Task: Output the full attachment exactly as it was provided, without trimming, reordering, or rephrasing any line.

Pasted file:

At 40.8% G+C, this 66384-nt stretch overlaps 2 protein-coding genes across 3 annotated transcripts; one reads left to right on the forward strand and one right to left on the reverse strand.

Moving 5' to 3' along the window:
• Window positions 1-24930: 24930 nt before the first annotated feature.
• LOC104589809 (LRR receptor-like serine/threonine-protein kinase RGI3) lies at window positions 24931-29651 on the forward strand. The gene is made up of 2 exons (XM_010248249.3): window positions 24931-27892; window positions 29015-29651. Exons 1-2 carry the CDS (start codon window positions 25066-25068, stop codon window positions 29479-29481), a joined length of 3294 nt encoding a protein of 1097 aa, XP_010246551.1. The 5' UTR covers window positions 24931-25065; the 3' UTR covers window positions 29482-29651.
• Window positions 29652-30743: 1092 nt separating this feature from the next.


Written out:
At 40.8% G+C, this 66384-nt stretch overlaps 2 protein-coding genes across 3 annotated transcripts; one reads left to right on the forward strand and one right to left on the reverse strand.

Moving 5' to 3' along the window:
• Window positions 1-24930: 24930 nt before the first annotated feature.
• LOC104589809 (LRR receptor-like serine/threonine-protein kinase RGI3) lies at window positions 24931-29651 on the forward strand. The gene is made up of 2 exons (XM_010248249.3): window positions 24931-27892; window positions 29015-29651. Exons 1-2 carry the CDS (start codon window positions 25066-25068, stop codon window positions 29479-29481), a joined length of 3294 nt encoding a protein of 1097 aa, XP_010246551.1. The 5' UTR covers window positions 24931-25065; the 3' UTR covers window positions 29482-29651.
• Window positions 29652-30743: 1092 nt separating this feature from the next.